Parents in Arizona who are divorced from or were never married to the other parent of their child may wonder how child custody matters are handled when they live in different states. Across the country, the Uniform Child Custody Jurisdiction and Enforcement Act, or UCCJEA, is used to determine which state's courts have jurisdiction over a particular custody issue. Previously, the Uniform Child Custody Jurisdiction Act of 1968 was used to establish jurisdiction over custody matters. Forty-nine of 50 states have adopted the newer law although Massachusetts continues to debate whether the revisions should become state law.
The revised child custody legislation was designed to comply with other later legislative approaches to family law and to improve the clarity of its provisions. For example, the legislation includes mechanisms to arrange visitation schedules across state lines and to vary jurisdiction over a case when necessary. In addition, the law complies with the Parental Kidnapping Prevention Act passed in 1980, which had several provisions contradicting and superseding the earlier 1967 law.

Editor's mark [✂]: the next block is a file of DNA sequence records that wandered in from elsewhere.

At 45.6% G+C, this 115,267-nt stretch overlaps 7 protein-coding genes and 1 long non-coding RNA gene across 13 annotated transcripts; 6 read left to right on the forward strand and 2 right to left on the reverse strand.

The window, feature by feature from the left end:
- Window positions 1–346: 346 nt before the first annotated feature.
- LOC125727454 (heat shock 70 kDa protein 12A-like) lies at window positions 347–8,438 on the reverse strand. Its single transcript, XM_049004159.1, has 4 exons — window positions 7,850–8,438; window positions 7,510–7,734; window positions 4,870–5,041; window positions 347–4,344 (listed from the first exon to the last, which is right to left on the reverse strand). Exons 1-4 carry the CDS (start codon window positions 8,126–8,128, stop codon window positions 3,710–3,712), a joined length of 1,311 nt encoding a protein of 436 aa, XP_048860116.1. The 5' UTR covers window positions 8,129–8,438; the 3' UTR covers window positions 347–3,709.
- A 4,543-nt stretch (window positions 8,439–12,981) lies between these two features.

The UCCJEA mandates that one state be officially designated as the child's home, depending on certain specified criteria. A parent in a different state could seek temporary custody, however, in case of abuse and other emergencies. The law also helps to determine which state has priority in case proceedings have been filed in both parents' states. It also maintains that, in general, the original state retains jurisdiction for later custody matters that may emerge even after the original custody case has been resolved.
Parents who are separating or divorcing may find that child custody issues are some of the most emotionally draining aspects of the end of a marriage or relationship. A family law attorney may work with a parent to negotiate a fair settlement on child support, parenting time and other key issues.